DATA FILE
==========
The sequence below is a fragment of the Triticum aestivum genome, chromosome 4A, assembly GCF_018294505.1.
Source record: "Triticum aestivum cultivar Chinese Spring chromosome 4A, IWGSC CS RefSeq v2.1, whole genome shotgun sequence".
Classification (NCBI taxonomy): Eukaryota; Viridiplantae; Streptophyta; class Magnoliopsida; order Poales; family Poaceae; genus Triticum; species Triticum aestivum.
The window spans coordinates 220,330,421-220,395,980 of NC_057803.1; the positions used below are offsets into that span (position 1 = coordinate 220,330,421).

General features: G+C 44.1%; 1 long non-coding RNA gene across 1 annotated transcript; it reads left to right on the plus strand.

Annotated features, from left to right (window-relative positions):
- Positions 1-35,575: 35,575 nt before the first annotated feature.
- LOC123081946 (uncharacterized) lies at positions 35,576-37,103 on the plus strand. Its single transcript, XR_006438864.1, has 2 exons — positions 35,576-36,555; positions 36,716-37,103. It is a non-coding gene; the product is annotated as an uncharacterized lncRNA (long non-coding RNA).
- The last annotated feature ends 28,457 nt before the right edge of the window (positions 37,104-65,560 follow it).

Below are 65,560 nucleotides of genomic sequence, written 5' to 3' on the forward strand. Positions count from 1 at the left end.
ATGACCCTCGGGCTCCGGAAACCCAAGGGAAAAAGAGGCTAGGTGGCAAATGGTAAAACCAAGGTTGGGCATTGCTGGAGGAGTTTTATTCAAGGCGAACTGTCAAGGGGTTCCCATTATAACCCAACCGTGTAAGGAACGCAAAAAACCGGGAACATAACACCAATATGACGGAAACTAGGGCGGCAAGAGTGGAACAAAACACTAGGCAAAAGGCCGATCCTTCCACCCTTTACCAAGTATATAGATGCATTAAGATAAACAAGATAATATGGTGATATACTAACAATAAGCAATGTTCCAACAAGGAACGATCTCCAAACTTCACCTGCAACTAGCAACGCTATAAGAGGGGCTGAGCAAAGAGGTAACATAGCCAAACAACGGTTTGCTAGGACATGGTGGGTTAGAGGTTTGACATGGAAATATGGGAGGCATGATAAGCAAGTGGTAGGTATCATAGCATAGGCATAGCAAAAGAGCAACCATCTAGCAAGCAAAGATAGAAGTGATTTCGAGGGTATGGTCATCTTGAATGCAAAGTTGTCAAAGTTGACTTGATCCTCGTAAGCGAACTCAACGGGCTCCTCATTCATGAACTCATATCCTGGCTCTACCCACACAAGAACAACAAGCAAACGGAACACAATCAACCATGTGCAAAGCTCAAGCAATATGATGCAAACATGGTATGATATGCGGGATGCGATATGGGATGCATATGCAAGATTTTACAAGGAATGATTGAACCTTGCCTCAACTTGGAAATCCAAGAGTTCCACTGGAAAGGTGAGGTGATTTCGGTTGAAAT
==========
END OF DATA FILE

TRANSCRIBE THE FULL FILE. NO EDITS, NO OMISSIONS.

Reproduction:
The sequence below is a fragment of the Triticum aestivum genome, chromosome 4A, assembly GCF_018294505.1.
Source record: "Triticum aestivum cultivar Chinese Spring chromosome 4A, IWGSC CS RefSeq v2.1, whole genome shotgun sequence".
Classification (NCBI taxonomy): Eukaryota; Viridiplantae; Streptophyta; class Magnoliopsida; order Poales; family Poaceae; genus Triticum; species Triticum aestivum.
The window spans coordinates 220,330,421-220,395,980 of NC_057803.1; the positions used below are offsets into that span (position 1 = coordinate 220,330,421).

General features: G+C 44.1%; 1 long non-coding RNA gene across 1 annotated transcript; it reads left to right on the plus strand.

Annotated features, from left to right (window-relative positions):
- Positions 1-35,575: 35,575 nt before the first annotated feature.
- LOC123081946 (uncharacterized) lies at positions 35,576-37,103 on the plus strand. Its single transcript, XR_006438864.1, has 2 exons — positions 35,576-36,555; positions 36,716-37,103. It is a non-coding gene; the product is annotated as an uncharacterized lncRNA (long non-coding RNA).
- The last annotated feature ends 28,457 nt before the right edge of the window (positions 37,104-65,560 follow it).

Below are 65,560 nucleotides of genomic sequence, written 5' to 3' on the forward strand. Positions count from 1 at the left end.
ATGACCCTCGGGCTCCGGAAACCCAAGGGAAAAAGAGGCTAGGTGGCAAATGGTAAAACCAAGGTTGGGCATTGCTGGAGGAGTTTTATTCAAGGCGAACTGTCAAGGGGTTCCCATTATAACCCAACCGTGTAAGGAACGCAAAAAACCGGGAACATAACACCAATATGACGGAAACTAGGGCGGCAAGAGTGGAACAAAACACTAGGCAAAAGGCCGATCCTTCCACCCTTTACCAAGTATATAGATGCATTAAGATAAACAAGATAATATGGTGATATACTAACAATAAGCAATGTTCCAACAAGGAACGATCTCCAAACTTCACCTGCAACTAGCAACGCTATAAGAGGGGCTGAGCAAAGAGGTAACATAGCCAAACAACGGTTTGCTAGGACATGGTGGGTTAGAGGTTTGACATGGAAATATGGGAGGCATGATAAGCAAGTGGTAGGTATCATAGCATAGGCATAGCAAAAGAGCAACCATCTAGCAAGCAAAGATAGAAGTGATTTCGAGGGTATGGTCATCTTGAATGCAAAGTTGTCAAAGTTGACTTGATCCTCGTAAGCGAACTCAACGGGCTCCTCATTCATGAACTCATATCCTGGCTCTACCCACACAAGAACAACAAGCAAACGGAACACAATCAACCATGTGCAAAGCTCAAGCAATATGATGCAAACATGGTATGATATGCGGGATGCGATATGGGATGCATATGCAAGATTTTACAAGGAATGATTGAACCTTGCCTCAACTTGGAAATCCAAGAGTTCCACTGGAAAGGTGAGGTGATTTCGGTTGAAAT